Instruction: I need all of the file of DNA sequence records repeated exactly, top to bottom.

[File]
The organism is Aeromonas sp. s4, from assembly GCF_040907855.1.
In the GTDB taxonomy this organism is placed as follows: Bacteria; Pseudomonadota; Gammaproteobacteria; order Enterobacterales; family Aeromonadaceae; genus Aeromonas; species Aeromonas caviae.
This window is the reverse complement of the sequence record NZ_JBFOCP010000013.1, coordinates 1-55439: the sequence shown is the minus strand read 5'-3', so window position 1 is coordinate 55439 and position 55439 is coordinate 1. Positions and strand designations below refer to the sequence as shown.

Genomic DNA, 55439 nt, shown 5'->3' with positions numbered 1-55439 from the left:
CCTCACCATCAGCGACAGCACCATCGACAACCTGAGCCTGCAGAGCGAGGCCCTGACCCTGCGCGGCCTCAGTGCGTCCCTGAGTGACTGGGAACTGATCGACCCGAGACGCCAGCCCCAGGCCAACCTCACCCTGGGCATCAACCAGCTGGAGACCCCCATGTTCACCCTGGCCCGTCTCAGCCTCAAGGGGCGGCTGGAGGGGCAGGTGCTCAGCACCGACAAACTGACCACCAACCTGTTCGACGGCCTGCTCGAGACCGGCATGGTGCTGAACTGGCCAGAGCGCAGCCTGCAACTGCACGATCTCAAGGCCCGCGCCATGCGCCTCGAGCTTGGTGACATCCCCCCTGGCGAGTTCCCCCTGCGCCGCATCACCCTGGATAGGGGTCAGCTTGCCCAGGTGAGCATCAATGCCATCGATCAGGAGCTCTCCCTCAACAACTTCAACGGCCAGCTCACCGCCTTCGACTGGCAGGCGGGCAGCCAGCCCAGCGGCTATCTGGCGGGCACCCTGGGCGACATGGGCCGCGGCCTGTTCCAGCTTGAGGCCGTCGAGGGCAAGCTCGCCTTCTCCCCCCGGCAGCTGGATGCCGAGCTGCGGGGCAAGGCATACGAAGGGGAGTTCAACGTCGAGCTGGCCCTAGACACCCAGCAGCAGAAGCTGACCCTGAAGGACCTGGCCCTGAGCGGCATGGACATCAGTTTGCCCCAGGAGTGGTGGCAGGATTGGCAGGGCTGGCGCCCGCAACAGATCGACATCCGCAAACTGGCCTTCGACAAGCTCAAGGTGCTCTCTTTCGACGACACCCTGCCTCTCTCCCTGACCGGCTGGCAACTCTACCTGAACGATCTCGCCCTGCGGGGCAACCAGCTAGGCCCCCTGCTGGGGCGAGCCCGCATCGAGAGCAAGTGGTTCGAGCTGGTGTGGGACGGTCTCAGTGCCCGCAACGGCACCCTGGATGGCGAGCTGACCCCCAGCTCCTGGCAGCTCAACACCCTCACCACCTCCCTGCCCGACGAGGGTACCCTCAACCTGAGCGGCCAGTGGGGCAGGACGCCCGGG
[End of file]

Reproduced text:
The organism is Aeromonas sp. s4, from assembly GCF_040907855.1.
In the GTDB taxonomy this organism is placed as follows: Bacteria; Pseudomonadota; Gammaproteobacteria; order Enterobacterales; family Aeromonadaceae; genus Aeromonas; species Aeromonas caviae.
This window is the reverse complement of the sequence record NZ_JBFOCP010000013.1, coordinates 1-55439: the sequence shown is the minus strand read 5'-3', so window position 1 is coordinate 55439 and position 55439 is coordinate 1. Positions and strand designations below refer to the sequence as shown.

Genomic DNA, 55439 nt, shown 5'->3' with positions numbered 1-55439 from the left:
CCTCACCATCAGCGACAGCACCATCGACAACCTGAGCCTGCAGAGCGAGGCCCTGACCCTGCGCGGCCTCAGTGCGTCCCTGAGTGACTGGGAACTGATCGACCCGAGACGCCAGCCCCAGGCCAACCTCACCCTGGGCATCAACCAGCTGGAGACCCCCATGTTCACCCTGGCCCGTCTCAGCCTCAAGGGGCGGCTGGAGGGGCAGGTGCTCAGCACCGACAAACTGACCACCAACCTGTTCGACGGCCTGCTCGAGACCGGCATGGTGCTGAACTGGCCAGAGCGCAGCCTGCAACTGCACGATCTCAAGGCCCGCGCCATGCGCCTCGAGCTTGGTGACATCCCCCCTGGCGAGTTCCCCCTGCGCCGCATCACCCTGGATAGGGGTCAGCTTGCCCAGGTGAGCATCAATGCCATCGATCAGGAGCTCTCCCTCAACAACTTCAACGGCCAGCTCACCGCCTTCGACTGGCAGGCGGGCAGCCAGCCCAGCGGCTATCTGGCGGGCACCCTGGGCGACATGGGCCGCGGCCTGTTCCAGCTTGAGGCCGTCGAGGGCAAGCTCGCCTTCTCCCCCCGGCAGCTGGATGCCGAGCTGCGGGGCAAGGCATACGAAGGGGAGTTCAACGTCGAGCTGGCCCTAGACACCCAGCAGCAGAAGCTGACCCTGAAGGACCTGGCCCTGAGCGGCATGGACATCAGTTTGCCCCAGGAGTGGTGGCAGGATTGGCAGGGCTGGCGCCCGCAACAGATCGACATCCGCAAACTGGCCTTCGACAAGCTCAAGGTGCTCTCTTTCGACGACACCCTGCCTCTCTCCCTGACCGGCTGGCAACTCTACCTGAACGATCTCGCCCTGCGGGGCAACCAGCTAGGCCCCCTGCTGGGGCGAGCCCGCATCGAGAGCAAGTGGTTCGAGCTGGTGTGGGACGGTCTCAGTGCCCGCAACGGCACCCTGGATGGCGAGCTGACCCCCAGCTCCTGGCAGCTCAACACCCTCACCACCTCCCTGCCCGACGAGGGTACCCTCAACCTGAGCGGCCAGTGGGGCAGGACGCCCGGG